After being screwed over by her corrupt cop boyfriend and the yakuza, the beautiful Nami is locked away in the worst prison in all Japan, where she faces incredible hardship and torture from both guards and fellow inmates. Over the course of four films, Nami - aka "Scorpion" - will escape and be incarcerated multiple times, but whenever, however she can, she will have her revenge on the men and women who wronged her.
Played by the stunning Kaji Meiko, Sasori has become the template and inspiration for every angel of vengeance to grace the screen since - including Kaji's other immortal creation, Lady Snowblood - but the original remains the most deadly of them all.
See also: Ms. 45 (1981), Dirty Weekend (1993), Sympathy For Lady Vengeance (2005)
Princess Leia Organa (Carrie Fisher) - STAR WARS (1977), THE EMPIRE STRIKES BACK (1980), RETURN OF THE JEDI (1983)
Part-Maid Marion, part-Barbarella, Princess Leia defied the standard portrayal of the damsel in distress, proving more than capable of taking care of business, whether in a gun fight with Imperial Storm Troopers or standing up to the political bullying of the evil Empire. Leia survives being captured on multiple occasions and, initially at least, even resists the wily charms of "scruffy looking nerf herder" Han Solo. In a hugely successful film series that seemed to speak almost exclusively to young boys, Leia remains one of the most enduringly strong and positive female role models in all of science-fiction.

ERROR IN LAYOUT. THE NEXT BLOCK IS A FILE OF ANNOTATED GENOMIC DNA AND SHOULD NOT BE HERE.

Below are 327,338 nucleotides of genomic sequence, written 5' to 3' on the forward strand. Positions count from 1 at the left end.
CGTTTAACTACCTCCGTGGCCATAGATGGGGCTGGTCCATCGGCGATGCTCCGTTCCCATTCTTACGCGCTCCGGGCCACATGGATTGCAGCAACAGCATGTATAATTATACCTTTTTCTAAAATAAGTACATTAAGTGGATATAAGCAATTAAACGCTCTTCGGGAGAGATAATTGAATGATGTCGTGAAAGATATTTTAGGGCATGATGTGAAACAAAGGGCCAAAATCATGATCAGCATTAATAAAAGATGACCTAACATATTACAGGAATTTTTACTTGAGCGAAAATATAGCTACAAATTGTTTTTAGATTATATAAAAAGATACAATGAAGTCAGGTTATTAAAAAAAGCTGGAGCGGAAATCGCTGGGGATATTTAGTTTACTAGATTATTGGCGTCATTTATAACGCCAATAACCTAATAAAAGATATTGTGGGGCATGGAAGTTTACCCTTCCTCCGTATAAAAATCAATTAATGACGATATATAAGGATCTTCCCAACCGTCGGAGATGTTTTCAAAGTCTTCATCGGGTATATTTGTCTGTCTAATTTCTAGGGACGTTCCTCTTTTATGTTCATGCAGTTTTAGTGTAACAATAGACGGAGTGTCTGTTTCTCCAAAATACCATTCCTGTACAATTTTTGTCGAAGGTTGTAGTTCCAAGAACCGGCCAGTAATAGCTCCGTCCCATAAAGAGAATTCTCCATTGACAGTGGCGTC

See also: Barbarella (1968), Nausicaa of the Valley of the Wind (1984), Star Wars: Episodes I-III(1999 - 2005)
Hoshi Izumi (Yakushimaru Hiroko) - SAILOR SUIT AND MACHINE GUN (1981)
When her Yakuza father dies, young schoolgirl Izumi inherits his clan and must take charge and lead them through a particularly bloody turf war. Before long the misfit teenager has taken up arms herself, and with the classic catchphrase "Kaikan!" is soon mowing down her enemies in the manner described in the film's title. The legacy of Sailor Suit and Machine Gun looms large over pulp Japanese cinema. Without this 1981 action comedy, based on a novel that also inspired two TV series, there may have been no Battle Royale, no Gogo Yubari (Kill Bill) and certainly no Machine Girl - or any of Iguchi Noboru's schoolgirl heroines for that matter.